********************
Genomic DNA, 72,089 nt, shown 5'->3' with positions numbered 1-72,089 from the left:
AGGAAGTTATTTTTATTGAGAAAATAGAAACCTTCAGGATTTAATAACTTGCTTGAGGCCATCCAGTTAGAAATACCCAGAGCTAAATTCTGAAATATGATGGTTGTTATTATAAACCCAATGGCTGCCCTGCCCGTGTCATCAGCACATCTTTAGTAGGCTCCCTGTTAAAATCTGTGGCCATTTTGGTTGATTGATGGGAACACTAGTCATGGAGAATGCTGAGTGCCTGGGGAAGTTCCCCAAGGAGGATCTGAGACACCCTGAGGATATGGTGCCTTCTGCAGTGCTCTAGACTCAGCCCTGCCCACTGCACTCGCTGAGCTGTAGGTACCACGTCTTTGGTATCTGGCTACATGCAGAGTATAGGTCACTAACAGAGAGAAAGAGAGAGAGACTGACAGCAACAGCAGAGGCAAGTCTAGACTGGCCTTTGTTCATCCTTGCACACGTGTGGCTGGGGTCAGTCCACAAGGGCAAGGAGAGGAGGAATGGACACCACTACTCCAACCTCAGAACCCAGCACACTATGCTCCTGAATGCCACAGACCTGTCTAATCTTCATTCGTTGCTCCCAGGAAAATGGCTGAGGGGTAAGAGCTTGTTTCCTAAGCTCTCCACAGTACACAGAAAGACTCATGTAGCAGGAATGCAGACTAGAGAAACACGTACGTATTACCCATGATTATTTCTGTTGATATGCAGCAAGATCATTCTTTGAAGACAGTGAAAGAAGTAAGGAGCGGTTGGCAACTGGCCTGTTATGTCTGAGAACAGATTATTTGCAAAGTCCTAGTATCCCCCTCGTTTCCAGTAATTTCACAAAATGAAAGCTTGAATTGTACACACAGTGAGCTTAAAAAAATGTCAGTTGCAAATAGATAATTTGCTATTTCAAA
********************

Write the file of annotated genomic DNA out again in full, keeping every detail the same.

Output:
Genomic DNA, 72,089 nt, shown 5'->3' with positions numbered 1-72,089 from the left:
AGGAAGTTATTTTTATTGAGAAAATAGAAACCTTCAGGATTTAATAACTTGCTTGAGGCCATCCAGTTAGAAATACCCAGAGCTAAATTCTGAAATATGATGGTTGTTATTATAAACCCAATGGCTGCCCTGCCCGTGTCATCAGCACATCTTTAGTAGGCTCCCTGTTAAAATCTGTGGCCATTTTGGTTGATTGATGGGAACACTAGTCATGGAGAATGCTGAGTGCCTGGGGAAGTTCCCCAAGGAGGATCTGAGACACCCTGAGGATATGGTGCCTTCTGCAGTGCTCTAGACTCAGCCCTGCCCACTGCACTCGCTGAGCTGTAGGTACCACGTCTTTGGTATCTGGCTACATGCAGAGTATAGGTCACTAACAGAGAGAAAGAGAGAGAGACTGACAGCAACAGCAGAGGCAAGTCTAGACTGGCCTTTGTTCATCCTTGCACACGTGTGGCTGGGGTCAGTCCACAAGGGCAAGGAGAGGAGGAATGGACACCACTACTCCAACCTCAGAACCCAGCACACTATGCTCCTGAATGCCACAGACCTGTCTAATCTTCATTCGTTGCTCCCAGGAAAATGGCTGAGGGGTAAGAGCTTGTTTCCTAAGCTCTCCACAGTACACAGAAAGACTCATGTAGCAGGAATGCAGACTAGAGAAACACGTACGTATTACCCATGATTATTTCTGTTGATATGCAGCAAGATCATTCTTTGAAGACAGTGAAAGAAGTAAGGAGCGGTTGGCAACTGGCCTGTTATGTCTGAGAACAGATTATTTGCAAAGTCCTAGTATCCCCCTCGTTTCCAGTAATTTCACAAAATGAAAGCTTGAATTGTACACACAGTGAGCTTAAAAAAATGTCAGTTGCAAATAGATAATTTGCTATTTCAAA